In his book The Gathering Storm Winston Churchill wrote, “The veils of the future are lifted one by one, and mortals must act from day to day.” He wrote these words about a time of immense danger and extraordinary uncertainty throughout the world, when fear, anxiety and hopelessness gripped nations and paralyzed faith and optimism for the future. It was a time of seemingly insurmountable crisis, much like what the world is experiencing today, when many of us feel powerless as events outside of our control threaten our security. In our own time of peril most of us are somehow finding the courage to soldier on and take some kind of action to move our lives forward as the coronavirus pandemic continues. But there is no roadmap for moving forward. We must all find our own paths through the crisis.

Many of us seek solace in the exploration of beauty, art and creative expression to help ease our feelings of stress, loneliness and sadness. Art galleries have often been treasured destinations for those who trust in the healing power of the visual arts. However, since the pandemic has compelled many galleries to close their doors, in some cases permanently, art has become largely inaccessible to the visiting public. The crisis has required galleries to re-examine the relationship between art and the ways in which viewers experience it. Since the quarantine started in late March, many galleries in Oregon and elsewhere have likewise had to rethink strategies for sharing art with their patrons.

Portland’s Blue Sky, the Oregon Center for the Photographic Arts has been in the vanguard of local galleries that have adapted successfully to the demands of the pandemic. As its patrons began sheltering in place, Blue Sky got to work figuring out creative ways to bring art directly to its audience. This is the story of how the gallery has weathered the coronavirus pandemic.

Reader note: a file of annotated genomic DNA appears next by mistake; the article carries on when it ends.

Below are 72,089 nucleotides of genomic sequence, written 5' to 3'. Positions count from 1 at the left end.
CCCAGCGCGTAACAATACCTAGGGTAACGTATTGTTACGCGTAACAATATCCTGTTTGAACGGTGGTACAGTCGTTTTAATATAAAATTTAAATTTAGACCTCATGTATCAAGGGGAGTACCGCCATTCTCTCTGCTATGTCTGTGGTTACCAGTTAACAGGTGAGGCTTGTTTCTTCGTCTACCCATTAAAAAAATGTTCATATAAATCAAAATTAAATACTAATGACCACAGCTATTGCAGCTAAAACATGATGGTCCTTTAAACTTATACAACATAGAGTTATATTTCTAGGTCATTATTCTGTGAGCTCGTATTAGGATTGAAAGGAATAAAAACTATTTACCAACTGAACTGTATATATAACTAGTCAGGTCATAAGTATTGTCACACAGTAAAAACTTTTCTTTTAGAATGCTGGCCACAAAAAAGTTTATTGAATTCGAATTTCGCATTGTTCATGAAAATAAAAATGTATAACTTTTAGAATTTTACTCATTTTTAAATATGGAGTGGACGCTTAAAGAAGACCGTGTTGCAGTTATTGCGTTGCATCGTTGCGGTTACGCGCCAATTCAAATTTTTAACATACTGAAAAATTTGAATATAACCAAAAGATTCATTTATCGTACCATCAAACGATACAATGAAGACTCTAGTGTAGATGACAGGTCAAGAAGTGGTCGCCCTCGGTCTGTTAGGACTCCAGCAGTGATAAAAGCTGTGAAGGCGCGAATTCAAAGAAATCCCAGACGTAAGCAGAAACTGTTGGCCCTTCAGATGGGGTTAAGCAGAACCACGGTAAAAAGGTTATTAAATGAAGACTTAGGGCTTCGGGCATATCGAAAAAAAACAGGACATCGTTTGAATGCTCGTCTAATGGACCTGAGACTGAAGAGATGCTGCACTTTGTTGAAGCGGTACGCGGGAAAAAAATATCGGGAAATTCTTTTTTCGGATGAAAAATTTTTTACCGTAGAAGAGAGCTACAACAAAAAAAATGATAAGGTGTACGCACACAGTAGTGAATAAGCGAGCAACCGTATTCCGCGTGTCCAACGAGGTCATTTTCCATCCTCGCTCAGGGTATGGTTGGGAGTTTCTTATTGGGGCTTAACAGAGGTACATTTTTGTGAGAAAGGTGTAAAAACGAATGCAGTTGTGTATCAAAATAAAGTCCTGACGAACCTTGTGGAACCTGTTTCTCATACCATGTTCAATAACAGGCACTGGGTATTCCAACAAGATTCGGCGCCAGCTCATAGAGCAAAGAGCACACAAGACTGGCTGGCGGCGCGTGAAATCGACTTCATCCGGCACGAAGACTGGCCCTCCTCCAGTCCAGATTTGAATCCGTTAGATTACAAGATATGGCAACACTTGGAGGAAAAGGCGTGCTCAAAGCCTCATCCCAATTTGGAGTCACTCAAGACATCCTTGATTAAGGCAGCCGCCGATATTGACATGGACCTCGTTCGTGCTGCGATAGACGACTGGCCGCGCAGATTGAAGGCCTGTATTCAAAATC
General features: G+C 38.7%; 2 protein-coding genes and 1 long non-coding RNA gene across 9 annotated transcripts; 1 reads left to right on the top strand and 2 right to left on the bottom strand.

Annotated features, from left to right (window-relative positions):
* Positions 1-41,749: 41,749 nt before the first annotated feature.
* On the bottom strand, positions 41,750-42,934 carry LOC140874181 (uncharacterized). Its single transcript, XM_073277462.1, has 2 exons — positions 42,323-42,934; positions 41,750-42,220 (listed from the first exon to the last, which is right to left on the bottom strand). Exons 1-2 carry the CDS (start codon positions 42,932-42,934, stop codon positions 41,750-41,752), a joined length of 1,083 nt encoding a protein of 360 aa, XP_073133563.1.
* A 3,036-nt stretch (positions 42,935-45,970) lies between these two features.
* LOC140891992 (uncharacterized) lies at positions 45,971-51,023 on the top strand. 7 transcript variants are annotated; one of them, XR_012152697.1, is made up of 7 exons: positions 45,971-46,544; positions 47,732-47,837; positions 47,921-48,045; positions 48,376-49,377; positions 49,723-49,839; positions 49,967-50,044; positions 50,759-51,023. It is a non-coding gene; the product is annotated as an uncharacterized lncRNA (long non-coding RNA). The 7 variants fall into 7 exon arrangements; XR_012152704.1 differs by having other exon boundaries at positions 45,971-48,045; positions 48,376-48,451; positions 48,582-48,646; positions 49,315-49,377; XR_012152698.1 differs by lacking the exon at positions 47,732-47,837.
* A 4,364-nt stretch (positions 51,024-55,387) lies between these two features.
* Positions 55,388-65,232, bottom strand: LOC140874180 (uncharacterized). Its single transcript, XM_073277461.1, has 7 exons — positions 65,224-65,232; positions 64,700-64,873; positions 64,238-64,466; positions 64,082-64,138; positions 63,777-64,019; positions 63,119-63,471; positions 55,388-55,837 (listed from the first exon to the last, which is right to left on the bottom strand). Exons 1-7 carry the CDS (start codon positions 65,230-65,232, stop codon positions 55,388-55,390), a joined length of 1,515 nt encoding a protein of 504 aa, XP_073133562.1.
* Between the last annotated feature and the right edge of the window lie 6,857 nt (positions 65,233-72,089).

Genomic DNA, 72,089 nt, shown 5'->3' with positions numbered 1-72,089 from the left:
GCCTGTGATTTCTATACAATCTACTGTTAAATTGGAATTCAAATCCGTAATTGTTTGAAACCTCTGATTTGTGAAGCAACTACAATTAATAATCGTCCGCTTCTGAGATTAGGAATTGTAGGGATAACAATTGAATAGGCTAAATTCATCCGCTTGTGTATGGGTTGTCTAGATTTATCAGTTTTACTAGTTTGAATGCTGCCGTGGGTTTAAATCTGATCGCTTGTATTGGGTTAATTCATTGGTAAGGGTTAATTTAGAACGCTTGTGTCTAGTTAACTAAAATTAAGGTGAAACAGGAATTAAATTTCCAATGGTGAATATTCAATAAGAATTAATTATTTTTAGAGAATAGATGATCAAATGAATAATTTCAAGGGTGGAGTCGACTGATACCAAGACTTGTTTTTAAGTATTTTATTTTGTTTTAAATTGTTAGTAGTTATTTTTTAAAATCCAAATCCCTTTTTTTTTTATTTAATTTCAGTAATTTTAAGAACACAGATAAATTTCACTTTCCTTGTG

OREGON ARTS: COPING WITH COVID


Blue Sky Gallery, in the DeSoto Building, on Portland’s North Park Blocks. All photos courtesy Blue Sky Gallery.

Continues…

VizArts Monthly: Options for going out or for staying in

Art to see in January both in galleries and from your couch

Welcome to January 2020! Let’s ease into it at a relaxed pace, shall we? Most of Portland is still emerging from the haze of the holiday season, and the events calendar is correspondingly mellow. Many downtown galleries are hosting this month’s opening receptions on the first Saturday of the month instead of the traditional First Thursday, likely in order to get a bit of distance from the aftermath of New Year’s Eve. A couple of group shows offer festival-inspired atmosphere and even mystical divination. The month also promises an abundance of work from local emerging artists along with some weird and beautiful shows at Northwest neighborhood galleries; there are plenty of reasons to venture across the bridge or down the hill. Or, if you’re loath to leave your cozy blankets, we have some great online projects for you to check out as well!